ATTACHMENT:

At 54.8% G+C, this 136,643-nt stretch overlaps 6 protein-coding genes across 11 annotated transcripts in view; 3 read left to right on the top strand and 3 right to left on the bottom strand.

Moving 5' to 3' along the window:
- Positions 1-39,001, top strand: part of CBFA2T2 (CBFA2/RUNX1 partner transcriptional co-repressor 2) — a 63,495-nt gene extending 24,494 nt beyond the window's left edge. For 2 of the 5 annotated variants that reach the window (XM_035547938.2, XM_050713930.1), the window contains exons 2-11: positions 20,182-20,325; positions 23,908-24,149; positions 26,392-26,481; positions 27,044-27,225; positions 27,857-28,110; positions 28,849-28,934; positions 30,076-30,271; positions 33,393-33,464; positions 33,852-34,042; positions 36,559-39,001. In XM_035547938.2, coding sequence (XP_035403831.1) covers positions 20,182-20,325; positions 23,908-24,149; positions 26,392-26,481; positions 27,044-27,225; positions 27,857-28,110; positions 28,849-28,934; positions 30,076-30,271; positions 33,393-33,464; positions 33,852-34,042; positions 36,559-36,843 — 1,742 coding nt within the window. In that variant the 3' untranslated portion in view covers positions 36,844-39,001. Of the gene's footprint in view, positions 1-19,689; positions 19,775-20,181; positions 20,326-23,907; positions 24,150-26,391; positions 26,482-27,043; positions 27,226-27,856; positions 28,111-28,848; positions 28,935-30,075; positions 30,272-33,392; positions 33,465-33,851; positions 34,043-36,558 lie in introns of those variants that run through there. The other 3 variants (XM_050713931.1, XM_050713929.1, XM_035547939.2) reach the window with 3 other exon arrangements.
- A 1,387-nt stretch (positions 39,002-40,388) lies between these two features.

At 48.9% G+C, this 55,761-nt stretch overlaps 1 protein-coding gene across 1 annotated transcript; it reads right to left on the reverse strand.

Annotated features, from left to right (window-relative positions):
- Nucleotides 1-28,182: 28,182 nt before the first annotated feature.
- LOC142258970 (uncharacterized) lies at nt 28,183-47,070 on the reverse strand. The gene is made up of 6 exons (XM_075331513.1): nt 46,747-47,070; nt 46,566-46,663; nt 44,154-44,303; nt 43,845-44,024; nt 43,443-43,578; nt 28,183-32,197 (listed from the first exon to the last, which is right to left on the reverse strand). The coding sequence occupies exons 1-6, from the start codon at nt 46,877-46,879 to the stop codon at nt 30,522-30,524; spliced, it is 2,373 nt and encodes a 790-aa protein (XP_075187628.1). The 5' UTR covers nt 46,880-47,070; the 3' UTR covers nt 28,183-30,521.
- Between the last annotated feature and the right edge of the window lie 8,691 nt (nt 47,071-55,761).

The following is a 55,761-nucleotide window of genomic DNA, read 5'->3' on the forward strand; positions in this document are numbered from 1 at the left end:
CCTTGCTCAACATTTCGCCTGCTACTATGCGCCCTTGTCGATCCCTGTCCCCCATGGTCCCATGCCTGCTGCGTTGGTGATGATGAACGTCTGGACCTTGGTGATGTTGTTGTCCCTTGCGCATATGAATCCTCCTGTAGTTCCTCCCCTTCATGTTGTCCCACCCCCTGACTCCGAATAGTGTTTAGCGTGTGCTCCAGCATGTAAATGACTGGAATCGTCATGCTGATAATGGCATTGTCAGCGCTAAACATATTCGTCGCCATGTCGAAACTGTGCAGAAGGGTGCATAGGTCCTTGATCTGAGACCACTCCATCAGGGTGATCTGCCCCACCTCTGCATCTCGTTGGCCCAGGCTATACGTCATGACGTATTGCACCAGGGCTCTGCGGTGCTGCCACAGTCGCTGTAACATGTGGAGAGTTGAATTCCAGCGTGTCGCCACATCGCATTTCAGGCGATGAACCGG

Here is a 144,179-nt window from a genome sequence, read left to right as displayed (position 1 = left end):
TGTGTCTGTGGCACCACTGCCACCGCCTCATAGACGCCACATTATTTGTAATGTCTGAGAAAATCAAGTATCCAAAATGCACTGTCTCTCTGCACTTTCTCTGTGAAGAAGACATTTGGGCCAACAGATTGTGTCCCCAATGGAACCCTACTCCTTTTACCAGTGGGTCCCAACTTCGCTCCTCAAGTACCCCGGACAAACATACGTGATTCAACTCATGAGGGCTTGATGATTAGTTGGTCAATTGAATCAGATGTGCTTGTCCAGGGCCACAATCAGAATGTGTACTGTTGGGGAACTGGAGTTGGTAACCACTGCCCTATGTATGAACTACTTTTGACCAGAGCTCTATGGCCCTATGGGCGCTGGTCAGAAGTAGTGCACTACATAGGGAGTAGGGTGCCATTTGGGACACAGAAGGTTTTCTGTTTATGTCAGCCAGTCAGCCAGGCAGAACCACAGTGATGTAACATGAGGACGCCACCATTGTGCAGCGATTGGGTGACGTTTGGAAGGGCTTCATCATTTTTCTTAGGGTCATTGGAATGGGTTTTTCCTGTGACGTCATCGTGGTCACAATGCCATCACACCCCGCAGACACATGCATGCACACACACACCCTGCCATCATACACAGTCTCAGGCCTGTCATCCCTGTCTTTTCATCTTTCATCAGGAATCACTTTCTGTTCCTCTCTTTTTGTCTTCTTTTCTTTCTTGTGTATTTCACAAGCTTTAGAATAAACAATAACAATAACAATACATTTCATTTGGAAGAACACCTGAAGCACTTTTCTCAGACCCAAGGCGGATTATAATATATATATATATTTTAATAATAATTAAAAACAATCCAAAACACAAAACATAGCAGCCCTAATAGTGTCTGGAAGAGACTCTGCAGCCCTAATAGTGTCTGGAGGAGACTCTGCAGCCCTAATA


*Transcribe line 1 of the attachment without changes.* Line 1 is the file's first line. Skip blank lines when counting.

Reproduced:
At 54.8% G+C, this 136,643-nt stretch overlaps 6 protein-coding genes across 11 annotated transcripts in view; 3 read left to right on the top strand and 3 right to left on the bottom strand.